Bank of Hawaii Corp. said its loan portfolio and interest margins are continuing to benefit from the state’s improving economy.
Hawaii’s second-largest bank in terms of assets blew past analysts’ first-quarter earnings estimates by 16 cents yesterday even as net income fell 19.7 percent from the year-ago period.
Bank of Hawaii had earnings of $42.4 million, or 88 cents a share. Analysts had expected the bank to earn 72 cents a share. A year earlier, the bank earned $52.7 million, or $1.09 a share, but that included net gains of $20 million from the sale of investment securities. Last quarter, the bank had securities gains of just $6.1 million.
Peter Ho, chairman, president and CEO of Bank of Hawaii, said he was pleased with the first-quarter results, adding that the improving economy in Hawaii was largely behind it.
"All roads go back to the economy," Ho said. "We have seen for several quarters now continued improvement in the Hawaiian economy, and that’s 90 percent of our business and hugely important for us."
Ho said the bank has started to see increased activity in its business segments, particularly on the consumer front and in the stabilization of real estate values.
"We think there’s reason for cautious optimism from an economic standpoint here in the islands, and that is obviously impacting our credit quality in a positive way," Ho said. "We’ve logged improvement in credit quality for at least three quarters now, and our assumption is we’ll continue to see that. I guess the big ‘X factor’ is what happens with the Japanese situation. We’re obviously concerned like the rest of the community, but it’s a little too early to determine how much an impact that will have on the economic recovery."
Bank of Hawaii’s stock, which traded as high as $49.22 yesterday, ended off 28 cents, or 0.6 percent, to $47.39.
The securities gains came from the bank trying to take the risk out of its balance sheet by selling longer-term government securities in favor of shorter-term securities due to the rising interest-rate environment. Rising interest rates also helped the bank improve its net interest margin, which is the difference between what it pays depositors and what it brings in from loans. Bank of Hawaii’s net interest margin was 3.24 percent in the first quarter. That was worse than the 3.72 percent in the year-earlier quarter but better than the 3.15 percent in the fourth quarter.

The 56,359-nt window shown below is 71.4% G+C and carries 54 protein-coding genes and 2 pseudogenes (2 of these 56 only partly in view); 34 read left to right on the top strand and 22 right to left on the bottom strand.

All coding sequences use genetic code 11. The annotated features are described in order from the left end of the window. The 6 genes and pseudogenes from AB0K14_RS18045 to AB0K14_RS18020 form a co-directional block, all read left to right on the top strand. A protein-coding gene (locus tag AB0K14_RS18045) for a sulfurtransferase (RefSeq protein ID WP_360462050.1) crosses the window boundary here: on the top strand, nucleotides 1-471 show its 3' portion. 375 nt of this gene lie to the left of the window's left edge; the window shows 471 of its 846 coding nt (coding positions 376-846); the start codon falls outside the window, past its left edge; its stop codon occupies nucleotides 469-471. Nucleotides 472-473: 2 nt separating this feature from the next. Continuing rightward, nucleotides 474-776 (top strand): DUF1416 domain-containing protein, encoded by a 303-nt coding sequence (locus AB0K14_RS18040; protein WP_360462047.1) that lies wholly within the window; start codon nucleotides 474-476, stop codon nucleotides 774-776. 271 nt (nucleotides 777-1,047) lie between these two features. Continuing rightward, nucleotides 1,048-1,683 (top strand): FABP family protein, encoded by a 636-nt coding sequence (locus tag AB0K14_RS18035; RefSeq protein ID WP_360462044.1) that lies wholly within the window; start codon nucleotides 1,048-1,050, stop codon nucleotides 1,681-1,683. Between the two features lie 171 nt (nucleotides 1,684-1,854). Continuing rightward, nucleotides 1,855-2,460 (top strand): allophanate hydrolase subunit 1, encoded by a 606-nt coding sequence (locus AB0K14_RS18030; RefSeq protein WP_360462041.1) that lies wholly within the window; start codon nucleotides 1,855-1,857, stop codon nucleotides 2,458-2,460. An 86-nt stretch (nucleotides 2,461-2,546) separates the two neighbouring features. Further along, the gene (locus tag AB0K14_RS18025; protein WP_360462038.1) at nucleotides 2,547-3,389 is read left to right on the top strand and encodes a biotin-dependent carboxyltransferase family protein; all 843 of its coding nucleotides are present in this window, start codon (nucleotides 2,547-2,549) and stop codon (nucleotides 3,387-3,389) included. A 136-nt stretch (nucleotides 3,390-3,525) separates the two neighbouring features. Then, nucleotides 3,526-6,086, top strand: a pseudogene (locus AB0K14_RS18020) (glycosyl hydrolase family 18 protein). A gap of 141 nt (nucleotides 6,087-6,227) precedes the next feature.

Analyst Brett Rabatin of Birmingham, Ala.-based Sterne Agee said credit quality and better margins "drove the quarter in terms of upside."
"I think it was a good quarter in a still-challenging environment," Rabatin said. "Bank of Hawaii obviously had stellar asset-quality trends through the downturn. Their credit quality never got to be peer-like because they had less exposure to high-risk borrowers and loan types like construction. So they’ve definitely seen lower charge-offs from consumer trends and nonperforming assets. Generally, I think that’s indicative of an improving economy."
Bank of Hawaii set aside just $4.7 million to cover potential loan losses in the first quarter, compared with $20.7 million a year earlier and $5.3 million in the fourth quarter of 2010.
Total assets rose 4.2 percent to $13 billion from $12.4 billion. First Hawaiian Bank ranks first in the state in total assets with $15.2 billion.
Loans and leases declined 5 percent to $5.3 billion from $5.6 billion. And deposits gained 4.4 percent to $9.9 billion from $9.5 billion.
Revenue fell 14.4 percent to $153.6 million from $179.4 million. Net interest income declined 7.4 percent to $99.7 million from $107.7 million. Noninterest income, which includes money earned from fees and charges, fell 24.9 percent to $53.9 million from $71.8 million.
Ho said the bank generated $2 million less in debit card overdraft fees last quarter from the year-earlier period after a federal law went into effect in the middle of last year that required consumers to give their permission for banks to assess overdraft charges.
The bank also maintained its quarterly dividend at 45 cents a share. It will be payable June 14 to shareholders of record as of the close of business on May 31.